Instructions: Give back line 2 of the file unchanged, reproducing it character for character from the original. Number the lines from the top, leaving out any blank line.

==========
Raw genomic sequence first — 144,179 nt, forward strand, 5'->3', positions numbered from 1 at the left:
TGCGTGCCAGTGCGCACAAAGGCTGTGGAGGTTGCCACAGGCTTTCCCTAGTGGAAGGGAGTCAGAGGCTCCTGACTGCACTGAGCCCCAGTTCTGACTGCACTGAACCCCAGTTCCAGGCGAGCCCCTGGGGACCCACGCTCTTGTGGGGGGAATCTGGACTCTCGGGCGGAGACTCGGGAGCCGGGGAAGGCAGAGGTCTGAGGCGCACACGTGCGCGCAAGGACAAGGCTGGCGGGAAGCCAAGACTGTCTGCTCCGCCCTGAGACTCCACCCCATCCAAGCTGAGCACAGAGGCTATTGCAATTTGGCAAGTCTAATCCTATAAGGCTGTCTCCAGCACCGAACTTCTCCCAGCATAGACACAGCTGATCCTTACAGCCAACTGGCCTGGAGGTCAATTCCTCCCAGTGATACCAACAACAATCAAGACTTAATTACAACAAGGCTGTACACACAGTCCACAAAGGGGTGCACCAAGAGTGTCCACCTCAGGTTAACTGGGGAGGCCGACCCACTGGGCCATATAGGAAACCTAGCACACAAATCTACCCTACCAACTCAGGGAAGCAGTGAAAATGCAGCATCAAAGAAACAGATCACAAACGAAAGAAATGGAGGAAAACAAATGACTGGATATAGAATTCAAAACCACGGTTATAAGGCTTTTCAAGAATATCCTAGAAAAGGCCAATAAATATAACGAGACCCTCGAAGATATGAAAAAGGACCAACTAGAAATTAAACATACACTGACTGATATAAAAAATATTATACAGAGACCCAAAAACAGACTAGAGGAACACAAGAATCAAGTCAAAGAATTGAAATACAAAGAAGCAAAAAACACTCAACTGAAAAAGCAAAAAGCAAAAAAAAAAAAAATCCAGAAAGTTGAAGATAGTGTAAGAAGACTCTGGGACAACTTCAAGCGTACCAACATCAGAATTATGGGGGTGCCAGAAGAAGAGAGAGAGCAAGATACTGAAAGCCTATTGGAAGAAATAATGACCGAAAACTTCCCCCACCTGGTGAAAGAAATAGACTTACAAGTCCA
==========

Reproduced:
TGCGTGCCAGTGCGCACAAAGGCTGTGGAGGTTGCCACAGGCTTTCCCTAGTGGAAGGGAGTCAGAGGCTCCTGACTGCACTGAGCCCCAGTTCTGACTGCACTGAACCCCAGTTCCAGGCGAGCCCCTGGGGACCCACGCTCTTGTGGGGGGAATCTGGACTCTCGGGCGGAGACTCGGGAGCCGGGGAAGGCAGAGGTCTGAGGCGCACACGTGCGCGCAAGGACAAGGCTGGCGGGAAGCCAAGACTGTCTGCTCCGCCCTGAGACTCCACCCCATCCAAGCTGAGCACAGAGGCTATTGCAATTTGGCAAGTCTAATCCTATAAGGCTGTCTCCAGCACCGAACTTCTCCCAGCATAGACACAGCTGATCCTTACAGCCAACTGGCCTGGAGGTCAATTCCTCCCAGTGATACCAACAACAATCAAGACTTAATTACAACAAGGCTGTACACACAGTCCACAAAGGGGTGCACCAAGAGTGTCCACCTCAGGTTAACTGGGGAGGCCGACCCACTGGGCCATATAGGAAACCTAGCACACAAATCTACCCTACCAACTCAGGGAAGCAGTGAAAATGCAGCATCAAAGAAACAGATCACAAACGAAAGAAATGGAGGAAAACAAATGACTGGATATAGAATTCAAAACCACGGTTATAAGGCTTTTCAAGAATATCCTAGAAAAGGCCAATAAATATAACGAGACCCTCGAAGATATGAAAAAGGACCAACTAGAAATTAAACATACACTGACTGATATAAAAAATATTATACAGAGACCCAAAAACAGACTAGAGGAACACAAGAATCAAGTCAAAGAATTGAAATACAAAGAAGCAAAAAACACTCAACTGAAAAAGCAAAAAGCAAAAAAAAAAAAAATCCAGAAAGTTGAAGATAGTGTAAGAAGACTCTGGGACAACTTCAAGCGTACCAACATCAGAATTATGGGGGTGCCAGAAGAAGAGAGAGAGCAAGATACTGAAAGCCTATTGGAAGAAATAATGACCGAAAACTTCCCCCACCTGGTGAAAGAAATAGACTTACAAGTCCA